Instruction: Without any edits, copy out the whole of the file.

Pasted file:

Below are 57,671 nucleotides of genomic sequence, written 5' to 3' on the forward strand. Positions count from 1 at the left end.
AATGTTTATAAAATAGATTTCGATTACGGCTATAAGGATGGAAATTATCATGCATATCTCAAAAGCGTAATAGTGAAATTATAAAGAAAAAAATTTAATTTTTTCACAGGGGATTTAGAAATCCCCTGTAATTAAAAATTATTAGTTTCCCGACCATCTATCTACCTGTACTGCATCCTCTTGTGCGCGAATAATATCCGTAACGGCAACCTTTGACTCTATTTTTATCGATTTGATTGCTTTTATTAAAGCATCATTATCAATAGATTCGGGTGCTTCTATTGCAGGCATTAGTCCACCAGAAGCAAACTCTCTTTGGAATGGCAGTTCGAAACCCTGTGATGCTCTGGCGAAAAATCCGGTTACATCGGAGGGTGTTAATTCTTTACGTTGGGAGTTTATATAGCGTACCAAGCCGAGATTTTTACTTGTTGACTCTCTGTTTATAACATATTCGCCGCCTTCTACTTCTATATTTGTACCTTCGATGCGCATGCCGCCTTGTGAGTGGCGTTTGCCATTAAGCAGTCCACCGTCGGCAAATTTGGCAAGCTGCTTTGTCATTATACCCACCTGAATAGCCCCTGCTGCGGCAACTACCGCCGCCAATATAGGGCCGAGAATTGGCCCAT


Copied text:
Below are 57,671 nucleotides of genomic sequence, written 5' to 3' on the forward strand. Positions count from 1 at the left end.
AATGTTTATAAAATAGATTTCGATTACGGCTATAAGGATGGAAATTATCATGCATATCTCAAAAGCGTAATAGTGAAATTATAAAGAAAAAAATTTAATTTTTTCACAGGGGATTTAGAAATCCCCTGTAATTAAAAATTATTAGTTTCCCGACCATCTATCTACCTGTACTGCATCCTCTTGTGCGCGAATAATATCCGTAACGGCAACCTTTGACTCTATTTTTATCGATTTGATTGCTTTTATTAAAGCATCATTATCAATAGATTCGGGTGCTTCTATTGCAGGCATTAGTCCACCAGAAGCAAACTCTCTTTGGAATGGCAGTTCGAAACCCTGTGATGCTCTGGCGAAAAATCCGGTTACATCGGAGGGTGTTAATTCTTTACGTTGGGAGTTTATATAGCGTACCAAGCCGAGATTTTTACTTGTTGACTCTCTGTTTATAACATATTCGCCGCCTTCTACTTCTATATTTGTACCTTCGATGCGCATGCCGCCTTGTGAGTGGCGTTTGCCATTAAGCAGTCCACCGTCGGCAAATTTGGCAAGCTGCTTTGTCATTATACCCACCTGAATAGCCCCTGCTGCGGCAACTACCGCCGCCAATATAGGGCCGAGAATTGGCCCAT